Levine’s comment hits the nail completely on the head. If it were actually their houses or cars or real money in their bank accounts – not the funny money they generate on their PCs – then they’d take a lot more care. But it isn’t. That alone tells you all you need to know, I think.
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The UK government has quietly approved the controversial sale of a Welsh microchip factory to a Chinese-owned firm.
Ministers have decided not to intervene in the takeover of Newport Wafer Fab, which makes semiconductors, following a review by the government’s national security adviser, Stephen Lovegrove.
More than six months after he was asked to examine the sale, Lovegrove concluded there were not enough security concerns to block it, according to two government officials.
The decision has already caused alarm among security experts and backlash from Tory MPs who believe the government is employing too narrow a definition of national security.
Tom Tugendhat, the chairman of the House of Commons foreign affairs committee, said: “It’s not clear why we haven’t used our new powers under the National Security and Investment Act to fully review the takeover of one of our leading compound semiconductor companies.”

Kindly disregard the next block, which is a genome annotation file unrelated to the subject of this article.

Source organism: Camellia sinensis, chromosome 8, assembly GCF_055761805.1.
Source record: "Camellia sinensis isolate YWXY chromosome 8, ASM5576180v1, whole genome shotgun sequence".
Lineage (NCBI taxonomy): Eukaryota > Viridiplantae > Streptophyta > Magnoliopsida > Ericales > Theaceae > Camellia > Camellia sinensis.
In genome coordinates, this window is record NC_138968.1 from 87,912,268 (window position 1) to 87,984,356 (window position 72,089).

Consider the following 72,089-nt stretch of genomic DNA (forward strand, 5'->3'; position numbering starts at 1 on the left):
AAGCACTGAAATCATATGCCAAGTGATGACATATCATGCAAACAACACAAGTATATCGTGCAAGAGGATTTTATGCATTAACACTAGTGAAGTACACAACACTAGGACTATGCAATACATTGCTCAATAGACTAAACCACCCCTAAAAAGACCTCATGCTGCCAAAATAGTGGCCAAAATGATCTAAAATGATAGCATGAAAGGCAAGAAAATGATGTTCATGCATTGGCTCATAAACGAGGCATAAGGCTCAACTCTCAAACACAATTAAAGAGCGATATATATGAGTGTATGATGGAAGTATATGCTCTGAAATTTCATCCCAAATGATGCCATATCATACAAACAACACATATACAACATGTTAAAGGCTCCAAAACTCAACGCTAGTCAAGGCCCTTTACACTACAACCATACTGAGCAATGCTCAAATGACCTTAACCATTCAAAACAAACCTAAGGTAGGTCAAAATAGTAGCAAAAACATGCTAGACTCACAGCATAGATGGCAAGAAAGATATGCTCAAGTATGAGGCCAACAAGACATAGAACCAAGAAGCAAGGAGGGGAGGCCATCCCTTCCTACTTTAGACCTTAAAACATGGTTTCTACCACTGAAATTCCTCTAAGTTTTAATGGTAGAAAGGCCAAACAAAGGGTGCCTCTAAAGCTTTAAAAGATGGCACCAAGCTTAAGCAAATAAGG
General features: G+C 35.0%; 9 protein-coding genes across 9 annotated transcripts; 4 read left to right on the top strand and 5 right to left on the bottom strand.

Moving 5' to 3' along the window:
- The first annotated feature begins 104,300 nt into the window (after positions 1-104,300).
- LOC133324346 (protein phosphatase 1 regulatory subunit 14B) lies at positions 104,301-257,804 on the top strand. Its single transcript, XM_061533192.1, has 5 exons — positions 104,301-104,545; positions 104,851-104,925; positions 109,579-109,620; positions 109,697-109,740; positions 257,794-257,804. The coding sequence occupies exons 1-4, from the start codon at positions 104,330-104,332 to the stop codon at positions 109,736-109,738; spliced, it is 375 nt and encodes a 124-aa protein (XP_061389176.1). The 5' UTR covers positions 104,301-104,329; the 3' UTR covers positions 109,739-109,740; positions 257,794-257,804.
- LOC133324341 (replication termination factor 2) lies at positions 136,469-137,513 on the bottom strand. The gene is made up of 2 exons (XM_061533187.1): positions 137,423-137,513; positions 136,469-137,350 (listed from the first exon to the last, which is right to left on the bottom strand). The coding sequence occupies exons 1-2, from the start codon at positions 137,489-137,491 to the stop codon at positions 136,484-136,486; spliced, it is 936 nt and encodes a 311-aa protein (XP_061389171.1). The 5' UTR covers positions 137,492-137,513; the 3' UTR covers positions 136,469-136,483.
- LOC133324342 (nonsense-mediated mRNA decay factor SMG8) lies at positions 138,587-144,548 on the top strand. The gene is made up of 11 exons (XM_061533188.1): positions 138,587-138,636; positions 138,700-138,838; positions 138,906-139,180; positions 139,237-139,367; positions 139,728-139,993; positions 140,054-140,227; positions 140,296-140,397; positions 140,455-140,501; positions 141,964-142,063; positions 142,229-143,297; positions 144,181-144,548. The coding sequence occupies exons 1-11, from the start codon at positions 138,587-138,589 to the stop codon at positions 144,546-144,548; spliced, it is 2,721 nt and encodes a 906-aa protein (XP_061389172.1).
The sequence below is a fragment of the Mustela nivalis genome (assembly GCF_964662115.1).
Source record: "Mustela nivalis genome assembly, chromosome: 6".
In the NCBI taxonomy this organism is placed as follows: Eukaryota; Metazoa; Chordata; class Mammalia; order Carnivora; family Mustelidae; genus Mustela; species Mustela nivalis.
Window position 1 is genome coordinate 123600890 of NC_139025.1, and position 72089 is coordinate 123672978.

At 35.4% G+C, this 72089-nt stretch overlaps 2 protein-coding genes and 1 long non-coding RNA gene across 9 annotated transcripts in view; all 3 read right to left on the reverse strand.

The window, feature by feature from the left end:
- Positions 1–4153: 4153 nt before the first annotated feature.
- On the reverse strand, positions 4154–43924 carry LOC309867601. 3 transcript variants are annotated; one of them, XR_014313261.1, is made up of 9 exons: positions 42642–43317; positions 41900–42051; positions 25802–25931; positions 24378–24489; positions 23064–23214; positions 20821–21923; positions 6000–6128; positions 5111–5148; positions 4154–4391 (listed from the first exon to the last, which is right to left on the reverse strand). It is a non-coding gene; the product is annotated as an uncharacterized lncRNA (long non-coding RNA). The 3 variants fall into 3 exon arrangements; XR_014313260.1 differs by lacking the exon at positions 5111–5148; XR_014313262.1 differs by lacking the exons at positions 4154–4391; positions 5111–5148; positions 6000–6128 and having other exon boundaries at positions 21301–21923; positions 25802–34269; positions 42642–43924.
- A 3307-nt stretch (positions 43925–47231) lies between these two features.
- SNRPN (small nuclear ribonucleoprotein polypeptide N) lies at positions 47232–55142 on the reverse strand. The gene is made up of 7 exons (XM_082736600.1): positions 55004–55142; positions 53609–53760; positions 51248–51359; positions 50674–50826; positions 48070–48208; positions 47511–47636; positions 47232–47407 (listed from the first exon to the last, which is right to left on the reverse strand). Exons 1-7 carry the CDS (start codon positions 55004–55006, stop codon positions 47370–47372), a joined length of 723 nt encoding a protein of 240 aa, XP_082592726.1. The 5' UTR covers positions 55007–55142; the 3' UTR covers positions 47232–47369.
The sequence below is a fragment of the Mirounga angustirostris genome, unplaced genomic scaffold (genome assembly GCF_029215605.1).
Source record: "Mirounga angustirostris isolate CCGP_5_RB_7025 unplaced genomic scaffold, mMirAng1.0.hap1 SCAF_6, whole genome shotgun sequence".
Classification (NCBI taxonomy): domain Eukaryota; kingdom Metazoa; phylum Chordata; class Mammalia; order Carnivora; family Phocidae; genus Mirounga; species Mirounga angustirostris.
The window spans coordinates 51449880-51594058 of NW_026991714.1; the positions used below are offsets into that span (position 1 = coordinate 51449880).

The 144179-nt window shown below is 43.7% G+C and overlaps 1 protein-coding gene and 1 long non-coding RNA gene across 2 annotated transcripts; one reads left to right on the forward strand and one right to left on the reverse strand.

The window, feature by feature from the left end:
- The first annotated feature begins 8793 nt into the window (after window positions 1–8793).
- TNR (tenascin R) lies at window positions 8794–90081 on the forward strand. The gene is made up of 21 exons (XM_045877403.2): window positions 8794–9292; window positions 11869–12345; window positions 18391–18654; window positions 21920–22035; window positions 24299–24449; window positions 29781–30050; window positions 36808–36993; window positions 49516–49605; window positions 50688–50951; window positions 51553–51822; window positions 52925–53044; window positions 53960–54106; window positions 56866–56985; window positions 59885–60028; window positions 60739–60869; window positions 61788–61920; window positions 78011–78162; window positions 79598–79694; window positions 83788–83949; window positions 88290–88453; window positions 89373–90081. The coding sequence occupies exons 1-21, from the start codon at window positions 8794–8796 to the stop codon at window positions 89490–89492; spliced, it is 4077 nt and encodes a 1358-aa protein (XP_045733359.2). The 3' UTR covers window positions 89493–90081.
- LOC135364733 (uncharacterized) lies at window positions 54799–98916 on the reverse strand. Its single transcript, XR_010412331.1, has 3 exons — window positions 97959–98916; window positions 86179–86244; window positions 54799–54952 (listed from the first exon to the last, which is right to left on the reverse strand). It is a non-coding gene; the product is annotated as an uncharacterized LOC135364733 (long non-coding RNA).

He added: “This is an area where China is sinking billions to compete. The government has no clear strategy to protect what’s left of our semiconductor industry.”
Iain Duncan Smith, a former Conservative leader and a long-standing critic of the Chinese government, said the decision was “ridiculous.” “Kwasi Kwarteng [the Business minister] needs to stand up for access to key technologies in the West which China is determined to get control over,” he said.
Duncan Smith warned: “If the government goes down this road, it will become yet another step in the pathetic process of appeasing China who right now is supporting Russia and plans to pose a direct and deliberate threat to the West’s access to microchips and other key components for electronic equipment.”
Duncan Smith is reliably an idiot, but it’s strange that there are “not enough” security concerns. So there are some security concerns, just not enough of them?
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[chief of Russian’s spaceflight activities, Dmitry] Rogozin has been blustering about pulling the plug on the International Space Station almost since the beginning of the war against Ukraine. However he and the thousands of employees at Roscosmos have taken precisely zero concrete actions that would actually initiate that process. Indeed, earlier this week, NASA astronaut Mark Vande Hei returned to Earth on a Soyuz spacecraft. The operations were entirely nominal, and the relations between Russian and NASA officials professional.